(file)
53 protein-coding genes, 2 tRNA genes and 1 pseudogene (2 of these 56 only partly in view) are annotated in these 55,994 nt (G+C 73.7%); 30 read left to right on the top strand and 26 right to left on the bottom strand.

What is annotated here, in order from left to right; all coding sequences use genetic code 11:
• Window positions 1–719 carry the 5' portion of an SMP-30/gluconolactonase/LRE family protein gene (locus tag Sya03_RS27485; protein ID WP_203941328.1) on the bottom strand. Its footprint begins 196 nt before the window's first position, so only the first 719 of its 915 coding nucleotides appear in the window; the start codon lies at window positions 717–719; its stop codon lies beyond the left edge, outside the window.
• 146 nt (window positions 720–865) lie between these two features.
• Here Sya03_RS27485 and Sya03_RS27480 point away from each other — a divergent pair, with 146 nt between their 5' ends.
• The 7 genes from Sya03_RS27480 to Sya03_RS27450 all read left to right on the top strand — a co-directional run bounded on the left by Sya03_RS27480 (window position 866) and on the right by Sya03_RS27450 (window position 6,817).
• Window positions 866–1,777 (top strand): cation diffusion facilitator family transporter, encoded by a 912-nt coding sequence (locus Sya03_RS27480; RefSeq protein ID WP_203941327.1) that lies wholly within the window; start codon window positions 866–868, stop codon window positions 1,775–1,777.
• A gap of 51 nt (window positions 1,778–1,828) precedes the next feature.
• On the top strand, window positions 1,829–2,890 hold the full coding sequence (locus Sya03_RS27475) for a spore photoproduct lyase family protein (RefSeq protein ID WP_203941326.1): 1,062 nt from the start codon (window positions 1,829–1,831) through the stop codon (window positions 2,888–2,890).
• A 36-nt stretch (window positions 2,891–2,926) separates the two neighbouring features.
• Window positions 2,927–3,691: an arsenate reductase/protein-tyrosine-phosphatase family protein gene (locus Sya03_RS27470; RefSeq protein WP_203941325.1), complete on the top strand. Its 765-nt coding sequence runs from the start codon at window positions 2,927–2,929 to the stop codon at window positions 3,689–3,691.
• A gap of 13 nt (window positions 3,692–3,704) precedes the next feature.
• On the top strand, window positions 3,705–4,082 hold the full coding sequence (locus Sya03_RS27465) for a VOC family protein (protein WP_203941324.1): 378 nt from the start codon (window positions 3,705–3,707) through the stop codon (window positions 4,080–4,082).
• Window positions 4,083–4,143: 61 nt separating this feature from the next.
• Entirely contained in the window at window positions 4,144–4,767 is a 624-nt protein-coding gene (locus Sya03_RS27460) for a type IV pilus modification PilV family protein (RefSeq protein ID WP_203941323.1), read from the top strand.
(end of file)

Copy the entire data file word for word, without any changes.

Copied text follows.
53 protein-coding genes, 2 tRNA genes and 1 pseudogene (2 of these 56 only partly in view) are annotated in these 55,994 nt (G+C 73.7%); 30 read left to right on the top strand and 26 right to left on the bottom strand.

What is annotated here, in order from left to right; all coding sequences use genetic code 11:
• Window positions 1–719 carry the 5' portion of an SMP-30/gluconolactonase/LRE family protein gene (locus tag Sya03_RS27485; protein ID WP_203941328.1) on the bottom strand. Its footprint begins 196 nt before the window's first position, so only the first 719 of its 915 coding nucleotides appear in the window; the start codon lies at window positions 717–719; its stop codon lies beyond the left edge, outside the window.
• 146 nt (window positions 720–865) lie between these two features.
• Here Sya03_RS27485 and Sya03_RS27480 point away from each other — a divergent pair, with 146 nt between their 5' ends.
• The 7 genes from Sya03_RS27480 to Sya03_RS27450 all read left to right on the top strand — a co-directional run bounded on the left by Sya03_RS27480 (window position 866) and on the right by Sya03_RS27450 (window position 6,817).
• Window positions 866–1,777 (top strand): cation diffusion facilitator family transporter, encoded by a 912-nt coding sequence (locus Sya03_RS27480; RefSeq protein ID WP_203941327.1) that lies wholly within the window; start codon window positions 866–868, stop codon window positions 1,775–1,777.
• A gap of 51 nt (window positions 1,778–1,828) precedes the next feature.
• On the top strand, window positions 1,829–2,890 hold the full coding sequence (locus Sya03_RS27475) for a spore photoproduct lyase family protein (RefSeq protein ID WP_203941326.1): 1,062 nt from the start codon (window positions 1,829–1,831) through the stop codon (window positions 2,888–2,890).
• A 36-nt stretch (window positions 2,891–2,926) separates the two neighbouring features.
• Window positions 2,927–3,691: an arsenate reductase/protein-tyrosine-phosphatase family protein gene (locus Sya03_RS27470; RefSeq protein WP_203941325.1), complete on the top strand. Its 765-nt coding sequence runs from the start codon at window positions 2,927–2,929 to the stop codon at window positions 3,689–3,691.
• A gap of 13 nt (window positions 3,692–3,704) precedes the next feature.
• On the top strand, window positions 3,705–4,082 hold the full coding sequence (locus Sya03_RS27465) for a VOC family protein (protein WP_203941324.1): 378 nt from the start codon (window positions 3,705–3,707) through the stop codon (window positions 4,080–4,082).
• Window positions 4,083–4,143: 61 nt separating this feature from the next.
• Entirely contained in the window at window positions 4,144–4,767 is a 624-nt protein-coding gene (locus Sya03_RS27460) for a type IV pilus modification PilV family protein (RefSeq protein ID WP_203941323.1), read from the top strand.